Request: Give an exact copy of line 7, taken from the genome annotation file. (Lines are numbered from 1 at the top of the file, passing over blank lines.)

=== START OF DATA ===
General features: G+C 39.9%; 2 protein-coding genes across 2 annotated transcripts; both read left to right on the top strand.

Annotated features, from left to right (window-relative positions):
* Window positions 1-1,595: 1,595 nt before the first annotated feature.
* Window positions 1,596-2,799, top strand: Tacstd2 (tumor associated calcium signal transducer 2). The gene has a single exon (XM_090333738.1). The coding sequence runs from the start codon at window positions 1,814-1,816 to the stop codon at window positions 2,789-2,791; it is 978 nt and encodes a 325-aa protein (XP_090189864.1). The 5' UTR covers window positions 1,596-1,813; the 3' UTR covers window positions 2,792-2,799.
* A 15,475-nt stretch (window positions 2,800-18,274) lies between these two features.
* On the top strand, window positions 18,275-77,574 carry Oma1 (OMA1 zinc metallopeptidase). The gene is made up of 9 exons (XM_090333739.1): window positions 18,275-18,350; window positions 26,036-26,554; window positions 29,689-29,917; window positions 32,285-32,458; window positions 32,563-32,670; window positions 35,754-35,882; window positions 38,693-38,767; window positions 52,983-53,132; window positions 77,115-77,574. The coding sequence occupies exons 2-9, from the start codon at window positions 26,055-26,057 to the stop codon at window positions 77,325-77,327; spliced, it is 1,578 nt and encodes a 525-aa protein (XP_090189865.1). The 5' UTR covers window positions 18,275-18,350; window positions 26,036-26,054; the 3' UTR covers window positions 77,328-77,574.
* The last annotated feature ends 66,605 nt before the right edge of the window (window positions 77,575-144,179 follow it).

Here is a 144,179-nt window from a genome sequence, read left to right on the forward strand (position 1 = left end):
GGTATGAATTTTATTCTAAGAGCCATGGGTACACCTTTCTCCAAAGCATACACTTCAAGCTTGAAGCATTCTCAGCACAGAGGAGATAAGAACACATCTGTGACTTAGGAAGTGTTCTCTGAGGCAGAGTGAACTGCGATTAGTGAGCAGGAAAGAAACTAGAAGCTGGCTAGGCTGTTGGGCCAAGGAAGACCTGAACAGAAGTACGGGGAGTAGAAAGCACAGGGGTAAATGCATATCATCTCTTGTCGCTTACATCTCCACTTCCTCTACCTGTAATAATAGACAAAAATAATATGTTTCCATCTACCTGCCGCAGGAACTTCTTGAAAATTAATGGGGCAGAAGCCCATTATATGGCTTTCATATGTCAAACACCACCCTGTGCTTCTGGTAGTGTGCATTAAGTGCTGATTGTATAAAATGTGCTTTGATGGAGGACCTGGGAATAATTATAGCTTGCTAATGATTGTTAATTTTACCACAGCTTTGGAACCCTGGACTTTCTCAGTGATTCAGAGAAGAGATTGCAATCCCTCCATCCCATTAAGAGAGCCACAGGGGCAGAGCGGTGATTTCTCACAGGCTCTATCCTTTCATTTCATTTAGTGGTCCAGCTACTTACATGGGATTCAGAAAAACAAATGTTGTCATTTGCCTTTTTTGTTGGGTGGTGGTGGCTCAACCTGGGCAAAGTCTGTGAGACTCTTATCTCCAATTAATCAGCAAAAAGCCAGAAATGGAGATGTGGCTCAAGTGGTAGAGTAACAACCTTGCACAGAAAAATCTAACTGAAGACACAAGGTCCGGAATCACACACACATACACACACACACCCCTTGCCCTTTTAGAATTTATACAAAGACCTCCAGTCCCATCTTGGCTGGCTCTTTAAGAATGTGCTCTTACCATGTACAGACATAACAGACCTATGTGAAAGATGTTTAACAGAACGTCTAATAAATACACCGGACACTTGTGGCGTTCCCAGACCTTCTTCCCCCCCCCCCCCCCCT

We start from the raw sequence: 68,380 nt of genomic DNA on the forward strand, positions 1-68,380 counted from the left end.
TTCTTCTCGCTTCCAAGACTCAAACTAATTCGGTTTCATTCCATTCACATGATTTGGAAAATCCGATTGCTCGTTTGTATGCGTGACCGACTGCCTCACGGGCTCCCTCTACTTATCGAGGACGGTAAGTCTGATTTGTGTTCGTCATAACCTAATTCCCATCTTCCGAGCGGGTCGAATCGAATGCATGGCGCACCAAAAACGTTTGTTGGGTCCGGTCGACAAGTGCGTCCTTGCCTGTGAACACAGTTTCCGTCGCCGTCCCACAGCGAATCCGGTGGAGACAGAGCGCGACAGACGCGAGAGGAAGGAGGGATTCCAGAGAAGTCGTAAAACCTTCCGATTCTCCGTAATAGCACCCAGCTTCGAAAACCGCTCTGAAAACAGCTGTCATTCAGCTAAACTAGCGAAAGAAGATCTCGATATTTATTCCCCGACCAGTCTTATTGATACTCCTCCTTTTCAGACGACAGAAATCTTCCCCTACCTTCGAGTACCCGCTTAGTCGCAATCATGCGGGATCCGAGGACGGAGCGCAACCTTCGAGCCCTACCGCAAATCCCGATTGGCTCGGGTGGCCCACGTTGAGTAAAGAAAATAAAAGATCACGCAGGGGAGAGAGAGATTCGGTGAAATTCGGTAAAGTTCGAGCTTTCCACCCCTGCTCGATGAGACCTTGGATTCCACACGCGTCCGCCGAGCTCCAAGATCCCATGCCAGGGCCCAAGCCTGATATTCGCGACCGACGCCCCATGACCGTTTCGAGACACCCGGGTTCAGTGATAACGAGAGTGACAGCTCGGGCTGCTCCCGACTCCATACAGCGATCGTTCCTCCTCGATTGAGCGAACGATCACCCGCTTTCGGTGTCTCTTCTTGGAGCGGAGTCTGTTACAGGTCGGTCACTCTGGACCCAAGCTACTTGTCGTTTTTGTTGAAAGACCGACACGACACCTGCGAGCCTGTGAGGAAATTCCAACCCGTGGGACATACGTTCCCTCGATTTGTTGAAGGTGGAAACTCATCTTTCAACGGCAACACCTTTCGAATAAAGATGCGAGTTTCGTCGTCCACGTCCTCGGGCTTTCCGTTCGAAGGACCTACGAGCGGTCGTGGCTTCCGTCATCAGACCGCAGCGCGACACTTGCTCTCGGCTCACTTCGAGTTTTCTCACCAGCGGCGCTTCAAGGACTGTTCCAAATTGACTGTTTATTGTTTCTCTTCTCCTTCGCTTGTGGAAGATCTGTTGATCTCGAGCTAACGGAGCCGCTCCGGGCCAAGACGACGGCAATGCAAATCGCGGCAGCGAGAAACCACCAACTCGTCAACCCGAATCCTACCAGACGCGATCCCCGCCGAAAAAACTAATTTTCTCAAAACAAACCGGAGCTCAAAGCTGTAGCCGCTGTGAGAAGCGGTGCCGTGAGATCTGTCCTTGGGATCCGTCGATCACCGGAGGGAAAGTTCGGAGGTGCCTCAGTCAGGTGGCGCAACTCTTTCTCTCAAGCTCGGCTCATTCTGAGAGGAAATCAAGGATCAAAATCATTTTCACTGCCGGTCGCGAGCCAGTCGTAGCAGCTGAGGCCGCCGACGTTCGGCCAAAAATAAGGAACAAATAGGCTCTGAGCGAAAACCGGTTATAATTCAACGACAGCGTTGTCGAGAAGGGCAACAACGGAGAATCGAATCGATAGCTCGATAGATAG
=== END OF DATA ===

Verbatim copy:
* The last annotated feature ends 66,605 nt before the right edge of the window (window positions 77,575-144,179 follow it).